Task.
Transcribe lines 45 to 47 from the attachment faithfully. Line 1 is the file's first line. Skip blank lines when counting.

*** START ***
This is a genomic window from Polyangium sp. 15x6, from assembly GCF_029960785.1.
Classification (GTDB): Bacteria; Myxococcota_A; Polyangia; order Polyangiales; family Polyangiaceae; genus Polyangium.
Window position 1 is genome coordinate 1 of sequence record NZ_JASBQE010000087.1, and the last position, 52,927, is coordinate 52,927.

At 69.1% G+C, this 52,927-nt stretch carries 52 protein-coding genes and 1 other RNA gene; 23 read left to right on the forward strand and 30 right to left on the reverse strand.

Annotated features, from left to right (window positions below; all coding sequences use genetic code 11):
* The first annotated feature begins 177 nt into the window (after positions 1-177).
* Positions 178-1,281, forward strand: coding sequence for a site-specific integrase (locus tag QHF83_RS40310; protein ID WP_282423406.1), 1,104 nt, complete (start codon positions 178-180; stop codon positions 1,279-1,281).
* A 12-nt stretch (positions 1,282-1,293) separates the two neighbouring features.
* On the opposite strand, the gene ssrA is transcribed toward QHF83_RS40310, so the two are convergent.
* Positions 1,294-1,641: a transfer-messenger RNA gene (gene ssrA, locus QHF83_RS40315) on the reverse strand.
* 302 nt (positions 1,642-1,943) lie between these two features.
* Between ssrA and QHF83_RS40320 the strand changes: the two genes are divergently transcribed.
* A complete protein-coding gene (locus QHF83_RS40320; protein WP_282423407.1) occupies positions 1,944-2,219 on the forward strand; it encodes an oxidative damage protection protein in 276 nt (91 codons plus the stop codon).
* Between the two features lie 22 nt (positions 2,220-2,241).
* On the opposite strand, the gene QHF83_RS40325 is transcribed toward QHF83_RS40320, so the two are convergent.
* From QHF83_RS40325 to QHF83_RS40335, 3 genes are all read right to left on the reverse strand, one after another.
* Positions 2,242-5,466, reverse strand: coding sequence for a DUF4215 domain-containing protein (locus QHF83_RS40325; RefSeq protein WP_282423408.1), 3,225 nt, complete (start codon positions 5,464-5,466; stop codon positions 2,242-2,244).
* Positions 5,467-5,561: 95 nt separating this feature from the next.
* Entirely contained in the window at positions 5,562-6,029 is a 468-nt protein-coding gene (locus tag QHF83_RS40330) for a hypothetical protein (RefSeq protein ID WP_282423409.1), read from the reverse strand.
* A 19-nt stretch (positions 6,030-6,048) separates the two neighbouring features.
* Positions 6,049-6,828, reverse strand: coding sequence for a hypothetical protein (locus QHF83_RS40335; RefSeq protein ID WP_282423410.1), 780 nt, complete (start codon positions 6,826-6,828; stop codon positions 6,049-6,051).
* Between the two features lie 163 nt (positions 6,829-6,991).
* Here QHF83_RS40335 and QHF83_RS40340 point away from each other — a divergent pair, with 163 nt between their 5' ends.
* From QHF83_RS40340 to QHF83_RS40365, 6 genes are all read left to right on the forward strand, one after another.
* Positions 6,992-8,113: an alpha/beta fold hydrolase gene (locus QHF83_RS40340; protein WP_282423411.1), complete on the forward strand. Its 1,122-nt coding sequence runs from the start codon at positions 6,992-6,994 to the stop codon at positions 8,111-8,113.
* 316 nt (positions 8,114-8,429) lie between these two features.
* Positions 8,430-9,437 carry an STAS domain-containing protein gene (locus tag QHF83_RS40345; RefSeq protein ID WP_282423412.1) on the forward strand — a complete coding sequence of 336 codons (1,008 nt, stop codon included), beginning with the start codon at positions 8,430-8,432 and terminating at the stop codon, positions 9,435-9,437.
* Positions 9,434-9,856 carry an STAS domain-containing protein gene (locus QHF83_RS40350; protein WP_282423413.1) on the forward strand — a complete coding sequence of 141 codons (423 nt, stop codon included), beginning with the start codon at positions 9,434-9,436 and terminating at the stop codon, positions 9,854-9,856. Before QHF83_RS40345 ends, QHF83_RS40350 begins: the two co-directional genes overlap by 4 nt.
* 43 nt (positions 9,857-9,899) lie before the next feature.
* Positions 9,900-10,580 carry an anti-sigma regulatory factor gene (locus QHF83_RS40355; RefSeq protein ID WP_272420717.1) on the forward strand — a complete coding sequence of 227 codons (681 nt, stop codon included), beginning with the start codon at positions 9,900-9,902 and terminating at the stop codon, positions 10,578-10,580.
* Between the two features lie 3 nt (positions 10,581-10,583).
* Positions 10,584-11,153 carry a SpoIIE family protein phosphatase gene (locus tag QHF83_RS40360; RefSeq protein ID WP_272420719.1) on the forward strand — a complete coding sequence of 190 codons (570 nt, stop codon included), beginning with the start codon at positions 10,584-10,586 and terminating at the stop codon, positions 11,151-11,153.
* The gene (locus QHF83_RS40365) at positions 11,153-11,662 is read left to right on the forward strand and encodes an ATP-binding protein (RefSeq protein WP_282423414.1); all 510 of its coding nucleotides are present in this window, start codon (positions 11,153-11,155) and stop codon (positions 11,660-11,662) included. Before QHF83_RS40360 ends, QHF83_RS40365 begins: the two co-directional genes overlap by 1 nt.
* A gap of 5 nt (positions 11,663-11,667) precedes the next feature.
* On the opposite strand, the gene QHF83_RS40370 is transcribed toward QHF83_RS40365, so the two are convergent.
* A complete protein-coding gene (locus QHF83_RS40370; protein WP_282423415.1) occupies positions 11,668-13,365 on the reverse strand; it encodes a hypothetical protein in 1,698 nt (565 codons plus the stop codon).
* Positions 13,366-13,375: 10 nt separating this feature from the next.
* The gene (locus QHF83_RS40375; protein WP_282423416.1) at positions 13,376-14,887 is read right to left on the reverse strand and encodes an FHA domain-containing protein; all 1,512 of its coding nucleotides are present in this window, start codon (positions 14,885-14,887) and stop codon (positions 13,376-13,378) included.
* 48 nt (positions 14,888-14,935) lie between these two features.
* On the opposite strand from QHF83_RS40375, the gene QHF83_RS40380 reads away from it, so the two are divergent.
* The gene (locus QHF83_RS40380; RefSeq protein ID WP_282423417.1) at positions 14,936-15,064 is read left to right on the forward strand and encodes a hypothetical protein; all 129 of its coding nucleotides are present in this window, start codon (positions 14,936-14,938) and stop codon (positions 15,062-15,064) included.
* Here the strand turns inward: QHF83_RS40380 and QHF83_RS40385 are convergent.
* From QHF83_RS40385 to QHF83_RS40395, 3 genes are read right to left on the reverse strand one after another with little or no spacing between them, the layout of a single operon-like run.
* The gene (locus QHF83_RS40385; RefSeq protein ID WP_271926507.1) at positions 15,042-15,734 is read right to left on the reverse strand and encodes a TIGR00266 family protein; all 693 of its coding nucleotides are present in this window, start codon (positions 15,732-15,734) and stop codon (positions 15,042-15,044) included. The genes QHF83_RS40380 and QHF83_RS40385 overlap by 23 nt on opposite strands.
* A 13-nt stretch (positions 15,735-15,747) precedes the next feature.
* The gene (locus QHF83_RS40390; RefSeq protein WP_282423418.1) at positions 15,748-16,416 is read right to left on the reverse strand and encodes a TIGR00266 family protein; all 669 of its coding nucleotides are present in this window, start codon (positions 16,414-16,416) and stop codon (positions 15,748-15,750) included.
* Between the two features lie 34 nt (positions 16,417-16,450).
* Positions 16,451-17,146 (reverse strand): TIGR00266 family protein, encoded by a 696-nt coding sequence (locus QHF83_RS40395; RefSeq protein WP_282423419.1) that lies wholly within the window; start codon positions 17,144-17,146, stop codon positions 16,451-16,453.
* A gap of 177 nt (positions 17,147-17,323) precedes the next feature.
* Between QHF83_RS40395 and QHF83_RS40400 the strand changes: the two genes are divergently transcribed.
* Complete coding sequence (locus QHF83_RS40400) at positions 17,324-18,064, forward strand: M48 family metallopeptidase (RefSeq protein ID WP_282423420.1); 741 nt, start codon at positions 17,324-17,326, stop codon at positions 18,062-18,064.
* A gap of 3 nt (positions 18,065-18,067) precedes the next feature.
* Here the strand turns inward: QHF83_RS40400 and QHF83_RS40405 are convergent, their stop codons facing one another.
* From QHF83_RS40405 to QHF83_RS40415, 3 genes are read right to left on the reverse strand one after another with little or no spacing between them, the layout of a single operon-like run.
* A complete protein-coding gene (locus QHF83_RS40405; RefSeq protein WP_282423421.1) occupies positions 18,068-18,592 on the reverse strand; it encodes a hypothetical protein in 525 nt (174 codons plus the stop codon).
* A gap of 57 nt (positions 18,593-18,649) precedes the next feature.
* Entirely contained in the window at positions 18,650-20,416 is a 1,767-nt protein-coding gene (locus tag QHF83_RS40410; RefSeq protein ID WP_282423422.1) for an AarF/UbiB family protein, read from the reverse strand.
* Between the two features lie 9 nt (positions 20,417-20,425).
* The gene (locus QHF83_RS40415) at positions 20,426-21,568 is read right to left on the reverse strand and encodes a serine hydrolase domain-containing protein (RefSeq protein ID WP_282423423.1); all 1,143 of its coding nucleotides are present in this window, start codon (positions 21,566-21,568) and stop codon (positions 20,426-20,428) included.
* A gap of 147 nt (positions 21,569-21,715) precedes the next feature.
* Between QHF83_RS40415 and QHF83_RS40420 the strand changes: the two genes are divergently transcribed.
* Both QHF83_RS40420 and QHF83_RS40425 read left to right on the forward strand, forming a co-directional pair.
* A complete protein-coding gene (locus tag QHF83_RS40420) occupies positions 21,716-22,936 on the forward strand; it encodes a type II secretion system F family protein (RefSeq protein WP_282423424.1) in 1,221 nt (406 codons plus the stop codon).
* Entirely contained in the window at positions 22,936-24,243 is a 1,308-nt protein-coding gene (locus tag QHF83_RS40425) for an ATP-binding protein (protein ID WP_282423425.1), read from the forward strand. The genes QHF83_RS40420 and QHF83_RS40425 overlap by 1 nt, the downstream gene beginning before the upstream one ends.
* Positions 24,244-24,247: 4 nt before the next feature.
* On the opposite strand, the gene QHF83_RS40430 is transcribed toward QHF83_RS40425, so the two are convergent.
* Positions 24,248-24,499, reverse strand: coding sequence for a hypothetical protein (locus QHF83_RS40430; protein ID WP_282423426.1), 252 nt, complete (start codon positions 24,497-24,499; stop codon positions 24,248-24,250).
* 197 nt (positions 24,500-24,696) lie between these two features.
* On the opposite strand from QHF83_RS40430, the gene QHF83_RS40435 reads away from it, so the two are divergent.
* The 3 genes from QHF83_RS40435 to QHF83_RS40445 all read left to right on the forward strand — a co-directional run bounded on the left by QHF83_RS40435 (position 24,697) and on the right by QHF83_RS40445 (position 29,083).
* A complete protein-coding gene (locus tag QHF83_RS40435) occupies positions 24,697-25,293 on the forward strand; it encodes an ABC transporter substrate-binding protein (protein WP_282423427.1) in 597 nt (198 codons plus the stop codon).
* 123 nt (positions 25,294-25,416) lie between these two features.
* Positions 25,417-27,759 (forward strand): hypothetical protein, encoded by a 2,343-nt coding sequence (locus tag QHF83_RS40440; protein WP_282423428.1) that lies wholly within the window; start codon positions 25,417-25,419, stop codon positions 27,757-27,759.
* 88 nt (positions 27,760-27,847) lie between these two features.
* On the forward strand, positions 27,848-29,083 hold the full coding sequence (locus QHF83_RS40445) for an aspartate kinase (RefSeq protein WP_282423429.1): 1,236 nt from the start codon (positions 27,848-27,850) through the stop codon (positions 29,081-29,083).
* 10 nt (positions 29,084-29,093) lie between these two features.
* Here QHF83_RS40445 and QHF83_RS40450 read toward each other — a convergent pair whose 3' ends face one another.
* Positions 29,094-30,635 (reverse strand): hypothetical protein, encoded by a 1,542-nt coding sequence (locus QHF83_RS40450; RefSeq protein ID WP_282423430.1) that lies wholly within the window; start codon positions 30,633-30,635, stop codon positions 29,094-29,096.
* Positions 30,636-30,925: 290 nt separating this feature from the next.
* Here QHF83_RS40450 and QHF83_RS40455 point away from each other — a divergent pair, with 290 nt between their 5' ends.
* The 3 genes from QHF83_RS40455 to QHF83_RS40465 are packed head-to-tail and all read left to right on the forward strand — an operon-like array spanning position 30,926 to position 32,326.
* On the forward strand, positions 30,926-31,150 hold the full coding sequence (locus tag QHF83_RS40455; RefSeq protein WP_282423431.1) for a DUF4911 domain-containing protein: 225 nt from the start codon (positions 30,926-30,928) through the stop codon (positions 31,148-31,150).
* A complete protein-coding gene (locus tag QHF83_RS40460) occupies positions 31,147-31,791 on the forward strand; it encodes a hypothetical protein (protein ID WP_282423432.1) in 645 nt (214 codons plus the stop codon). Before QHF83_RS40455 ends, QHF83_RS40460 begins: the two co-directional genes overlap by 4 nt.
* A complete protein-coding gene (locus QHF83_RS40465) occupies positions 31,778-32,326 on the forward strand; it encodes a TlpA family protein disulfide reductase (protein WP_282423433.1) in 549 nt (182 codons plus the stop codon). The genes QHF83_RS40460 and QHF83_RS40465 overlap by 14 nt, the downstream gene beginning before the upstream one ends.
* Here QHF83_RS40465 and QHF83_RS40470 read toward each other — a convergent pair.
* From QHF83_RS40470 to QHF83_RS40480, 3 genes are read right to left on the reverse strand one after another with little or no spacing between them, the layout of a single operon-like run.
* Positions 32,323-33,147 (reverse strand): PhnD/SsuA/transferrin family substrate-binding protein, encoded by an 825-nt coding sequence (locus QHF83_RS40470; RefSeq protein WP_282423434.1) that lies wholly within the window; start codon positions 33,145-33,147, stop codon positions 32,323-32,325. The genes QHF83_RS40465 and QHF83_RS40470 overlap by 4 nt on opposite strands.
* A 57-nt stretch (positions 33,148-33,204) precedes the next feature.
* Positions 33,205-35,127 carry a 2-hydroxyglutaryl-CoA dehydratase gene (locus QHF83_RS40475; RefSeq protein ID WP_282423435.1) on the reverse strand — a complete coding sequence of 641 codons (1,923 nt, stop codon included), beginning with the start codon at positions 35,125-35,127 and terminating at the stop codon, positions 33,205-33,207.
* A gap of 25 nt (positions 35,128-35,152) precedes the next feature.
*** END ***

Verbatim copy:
* A 13-nt stretch (positions 15,735-15,747) precedes the next feature.
* The gene (locus QHF83_RS40390; RefSeq protein WP_282423418.1) at positions 15,748-16,416 is read right to left on the reverse strand and encodes a TIGR00266 family protein; all 669 of its coding nucleotides are present in this window, start codon (positions 16,414-16,416) and stop codon (positions 15,748-15,750) included.
* Between the two features lie 34 nt (positions 16,417-16,450).